by evseymour

I’m told that I have a deeply annoying habit. Whether I’m reading a novel or watching a film or crime drama, I will often blurt out the name of the ‘bad guy’ before the conclusion. For me, it’s like doing a crossword. For others, it’s like ruining the punch line of a good joke, (especially if I actually get it right.) However smug I might feel when I rumble the villain in the opening scene or chapter, I’m more entertained if I get it wrong. I love it when a writer can fool me. Robert McKee, scriptwriting guru, once said that it was important to give the audience what they want but not in the way they want it. Couldn’t agree more.

So with this in mind, I have been utterly gripped for the past seven weeks by ‘The Missing’. With a tight cast of first-rate actors, ‘The Missing’ is a story about the abduction of a little boy, Oliver Hughes, while on holiday with his parents in France. Similarities with the real life disappearance of Madeleine McCann abound. As an exercise in parental agony, it doesn’t get any better than this. The sheer destruction that such a loss can inflict on a couple, and the undermining of those in the wider community, is breathtakingly authentic.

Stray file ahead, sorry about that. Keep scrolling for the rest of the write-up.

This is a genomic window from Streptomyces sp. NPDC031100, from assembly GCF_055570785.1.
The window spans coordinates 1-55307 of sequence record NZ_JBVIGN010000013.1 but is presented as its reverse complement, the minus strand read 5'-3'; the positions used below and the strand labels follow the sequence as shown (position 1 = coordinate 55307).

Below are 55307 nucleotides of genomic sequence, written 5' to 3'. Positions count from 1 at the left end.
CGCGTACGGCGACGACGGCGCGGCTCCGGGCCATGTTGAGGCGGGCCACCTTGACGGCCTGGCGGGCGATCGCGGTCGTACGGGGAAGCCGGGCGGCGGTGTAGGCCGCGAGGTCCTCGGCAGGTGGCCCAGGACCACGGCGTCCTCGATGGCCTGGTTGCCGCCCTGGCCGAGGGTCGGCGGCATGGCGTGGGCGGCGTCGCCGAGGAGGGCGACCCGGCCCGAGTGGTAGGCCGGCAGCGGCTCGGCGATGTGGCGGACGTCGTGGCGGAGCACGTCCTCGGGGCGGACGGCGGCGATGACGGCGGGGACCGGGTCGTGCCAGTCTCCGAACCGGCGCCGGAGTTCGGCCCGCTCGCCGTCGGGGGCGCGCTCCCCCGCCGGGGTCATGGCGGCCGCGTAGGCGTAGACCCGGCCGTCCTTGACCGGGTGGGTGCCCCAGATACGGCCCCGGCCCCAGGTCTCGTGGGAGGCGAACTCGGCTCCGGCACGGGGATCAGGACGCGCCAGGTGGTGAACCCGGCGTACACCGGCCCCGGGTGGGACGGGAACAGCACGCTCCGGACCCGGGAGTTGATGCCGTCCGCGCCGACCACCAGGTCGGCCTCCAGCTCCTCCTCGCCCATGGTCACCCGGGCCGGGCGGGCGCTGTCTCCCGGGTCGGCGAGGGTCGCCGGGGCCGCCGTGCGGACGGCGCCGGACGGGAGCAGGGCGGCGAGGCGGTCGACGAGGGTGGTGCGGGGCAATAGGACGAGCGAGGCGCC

The narrative is played out between two timelines: events at the actual time of Olly’s disappearance, and what happens later when Tom Hughes, played brilliantly by James Nesbitt, uncovers clues that initiate a new police investigation. Tom’s dogged refusal to give up the search for his son borders on obsession and yet, deep in our hearts, given that kind of monstrous loss, we recognise that each one of us could easily fall into and wear his shoes. Less sensitively handled, ‘The Missing’ could have been a misery fest – Emily Hughes played by Frances O’Connor gives a gut-wrenching performance of a mother’s grief – and yet there is something uplifting about both parents’ desire for the truth, however painful that truth is. A little Gallic humour, in the guise of Julien Baptise, the lead French officer on the case, and played with nuanced charm by Tcheky Karyo, lightens the load.

But back to where I came in: I always had creepy Ian Garrett (Ken Stott) down for a bad guy. Clearly paedophile, Vincent Bourg, is an obvious candidate. But, honestly, I find it difficult to call. Actually, I’m not that focused on the quest to ‘get it right’. This superb drama is too enthralling to waste time on playing mind games.